2 teaspoons fresh lemon juice

1 teaspoon chopped parsley

1/8 teaspoon salt

Cracked black pepper

1 small clove garlic, minced

1 small head (about 1/2 pound) romaine lettuce, quartered lengthwise

1. Bring a pot of salted water to a boil, then add the fava beans and cook 30 seconds to 1 minute. Drain and rinse under cold running water. Break the outer skin of the bean and squeeze the bean out of its skin.

2. In a small bowl, toss the beans with the cubes of pecorino Romano. Stir in 3 tablespoons olive oil, lemon juice, chopped parsley, salt and cracked black pepper (about 4 grinds). Set aside and allow the beans to marinate while you grill the romaine.

3. In a cup or small bowl, combine the remaining 1 1/2 tablespoons olive oil and the minced garlic. Brush the quartered romaine with the garlic olive oil and place on an oiled grill over medium-high heat until the lettuce is lightly charred on all sides but still crisp in the center, about

4 to 5 minutes.

4. Place a grilled romaine quarter on each of four serving plates. Spoon an equal amount of the fava bean and pecorino mixture over the top of each and season with a few more grinds of black pepper.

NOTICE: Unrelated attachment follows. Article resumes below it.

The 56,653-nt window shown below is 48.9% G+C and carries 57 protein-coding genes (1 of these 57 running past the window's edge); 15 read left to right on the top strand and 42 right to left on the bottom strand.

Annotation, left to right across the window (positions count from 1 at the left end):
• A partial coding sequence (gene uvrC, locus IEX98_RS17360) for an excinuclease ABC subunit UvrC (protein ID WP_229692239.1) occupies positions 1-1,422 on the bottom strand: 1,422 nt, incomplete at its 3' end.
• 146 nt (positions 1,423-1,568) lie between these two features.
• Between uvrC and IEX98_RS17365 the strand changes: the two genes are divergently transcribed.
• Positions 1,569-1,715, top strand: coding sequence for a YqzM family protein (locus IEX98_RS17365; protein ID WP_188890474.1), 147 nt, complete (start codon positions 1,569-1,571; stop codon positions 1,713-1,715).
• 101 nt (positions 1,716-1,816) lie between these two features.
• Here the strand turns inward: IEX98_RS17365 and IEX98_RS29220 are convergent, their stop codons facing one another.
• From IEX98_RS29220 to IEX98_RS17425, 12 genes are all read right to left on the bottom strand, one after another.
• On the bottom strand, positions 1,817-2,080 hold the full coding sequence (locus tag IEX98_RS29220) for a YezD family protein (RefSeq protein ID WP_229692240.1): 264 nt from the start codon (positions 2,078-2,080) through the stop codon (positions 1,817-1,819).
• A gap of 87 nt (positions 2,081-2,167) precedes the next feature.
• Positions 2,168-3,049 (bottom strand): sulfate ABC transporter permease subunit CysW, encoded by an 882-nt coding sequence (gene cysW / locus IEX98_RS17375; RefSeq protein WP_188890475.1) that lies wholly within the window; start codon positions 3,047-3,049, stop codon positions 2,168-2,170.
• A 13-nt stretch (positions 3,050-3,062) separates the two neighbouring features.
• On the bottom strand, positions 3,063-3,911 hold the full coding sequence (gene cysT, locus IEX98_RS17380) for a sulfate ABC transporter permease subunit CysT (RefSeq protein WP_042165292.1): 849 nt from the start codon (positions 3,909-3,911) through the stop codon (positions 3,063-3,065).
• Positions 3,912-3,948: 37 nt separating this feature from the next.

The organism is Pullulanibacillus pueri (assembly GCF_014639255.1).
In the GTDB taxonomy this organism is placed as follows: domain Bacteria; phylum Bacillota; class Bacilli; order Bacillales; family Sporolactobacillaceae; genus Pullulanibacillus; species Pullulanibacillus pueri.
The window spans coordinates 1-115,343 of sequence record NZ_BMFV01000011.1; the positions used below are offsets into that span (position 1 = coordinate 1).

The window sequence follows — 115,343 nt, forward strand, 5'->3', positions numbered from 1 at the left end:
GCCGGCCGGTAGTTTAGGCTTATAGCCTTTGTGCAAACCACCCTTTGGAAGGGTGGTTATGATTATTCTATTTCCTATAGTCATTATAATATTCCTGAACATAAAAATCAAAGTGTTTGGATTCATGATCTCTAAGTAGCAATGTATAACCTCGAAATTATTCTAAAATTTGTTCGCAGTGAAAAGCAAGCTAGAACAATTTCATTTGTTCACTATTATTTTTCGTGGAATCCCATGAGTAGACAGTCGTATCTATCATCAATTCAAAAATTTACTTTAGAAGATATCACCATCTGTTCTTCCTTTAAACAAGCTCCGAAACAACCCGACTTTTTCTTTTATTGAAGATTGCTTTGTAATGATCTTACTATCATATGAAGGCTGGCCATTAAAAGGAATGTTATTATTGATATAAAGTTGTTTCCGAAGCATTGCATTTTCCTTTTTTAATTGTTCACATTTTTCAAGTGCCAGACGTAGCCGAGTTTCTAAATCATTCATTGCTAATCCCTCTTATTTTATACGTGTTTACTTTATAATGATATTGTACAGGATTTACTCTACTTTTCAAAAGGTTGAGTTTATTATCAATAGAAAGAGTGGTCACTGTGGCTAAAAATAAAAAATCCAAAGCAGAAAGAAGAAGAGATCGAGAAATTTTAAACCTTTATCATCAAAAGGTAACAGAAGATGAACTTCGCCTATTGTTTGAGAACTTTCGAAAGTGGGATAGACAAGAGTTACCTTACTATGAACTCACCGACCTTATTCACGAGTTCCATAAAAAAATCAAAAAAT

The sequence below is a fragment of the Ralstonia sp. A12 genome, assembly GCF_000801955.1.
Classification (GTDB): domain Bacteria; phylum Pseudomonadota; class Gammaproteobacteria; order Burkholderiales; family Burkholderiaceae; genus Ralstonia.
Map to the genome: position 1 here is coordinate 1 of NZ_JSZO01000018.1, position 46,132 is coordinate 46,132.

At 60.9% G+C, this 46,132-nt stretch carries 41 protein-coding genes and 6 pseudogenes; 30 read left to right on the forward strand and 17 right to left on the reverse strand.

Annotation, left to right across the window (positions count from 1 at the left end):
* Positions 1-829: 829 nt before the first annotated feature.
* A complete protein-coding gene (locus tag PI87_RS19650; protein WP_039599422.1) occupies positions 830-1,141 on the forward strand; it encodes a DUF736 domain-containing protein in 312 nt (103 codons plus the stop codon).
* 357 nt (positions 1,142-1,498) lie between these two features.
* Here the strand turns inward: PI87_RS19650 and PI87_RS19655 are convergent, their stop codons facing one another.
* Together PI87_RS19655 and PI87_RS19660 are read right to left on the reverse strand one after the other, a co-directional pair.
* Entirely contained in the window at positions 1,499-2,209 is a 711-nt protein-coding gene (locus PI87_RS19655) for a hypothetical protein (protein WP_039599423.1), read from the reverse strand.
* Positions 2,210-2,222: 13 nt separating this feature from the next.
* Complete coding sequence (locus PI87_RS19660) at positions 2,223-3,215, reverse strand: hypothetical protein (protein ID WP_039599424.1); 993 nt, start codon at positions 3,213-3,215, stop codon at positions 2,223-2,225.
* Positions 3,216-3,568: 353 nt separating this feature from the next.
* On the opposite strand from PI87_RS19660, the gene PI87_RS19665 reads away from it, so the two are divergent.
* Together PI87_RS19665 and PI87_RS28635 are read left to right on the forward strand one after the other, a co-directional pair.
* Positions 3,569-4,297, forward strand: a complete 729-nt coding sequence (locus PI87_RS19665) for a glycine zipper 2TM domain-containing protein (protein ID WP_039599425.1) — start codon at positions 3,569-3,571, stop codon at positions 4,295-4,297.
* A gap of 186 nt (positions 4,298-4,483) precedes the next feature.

Each serving: 271 calories; 12 grams protein; 22 grams carbohydrates; 1 gram fiber; 18 grams fat; 4 grams saturated fat; 7 mg. cholesterol; 226 mg. sodium.

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Farro salad

Total time: About 1 hour

Servings: 4 to 6

Note: From Fraiche chef-owner Jason Travi. To blanch the peas, place them in boiling water until just tender, about 1 minute, then immediately place them in an ice bath and drain.

1 1/4 cups uncooked farro

1 bay leaf and sprig of thyme tied together with kitchen string

Salt

1 small red pepper

1/2 cup shelled English peas, blanched

2 tablespoons mixed chopped tarragon, basil, mint and parsley

1 1/2 teaspoons lemon juice

1 tablespoon olive oil

4 to 6 tablespoons grated fresh pecorino cheese or ricotta salata

1. Wash and drain the farro. In a medium saucepan, cover the farro with 4 cups cold water, then add the sachet of bay leaf and thyme. Bring to a boil. Reduce the heat and simmer. Season with one-half teaspoon salt. Cook until the farro is tender, about 25 to 30 minutes, then drain. Let cool. You should have about 3 cups cooked farro.

2. While the farro is cooking, roast the red pepper on a rack over a gas burner over high heat, turning until all sides are blackened, about 10 minutes. Let the pepper stand in a covered bowl until cool, then peel and seed. Cut into medium dice. You will need 6 tablespoons diced pepper. Leftover pepper can be reserved for another use.

3. In a medium bowl, toss together the farro, roasted pepper, the peas and the mixed herbs. Add the lemon juice and olive oil and toss. Add three-fourths teaspoon salt, or to taste.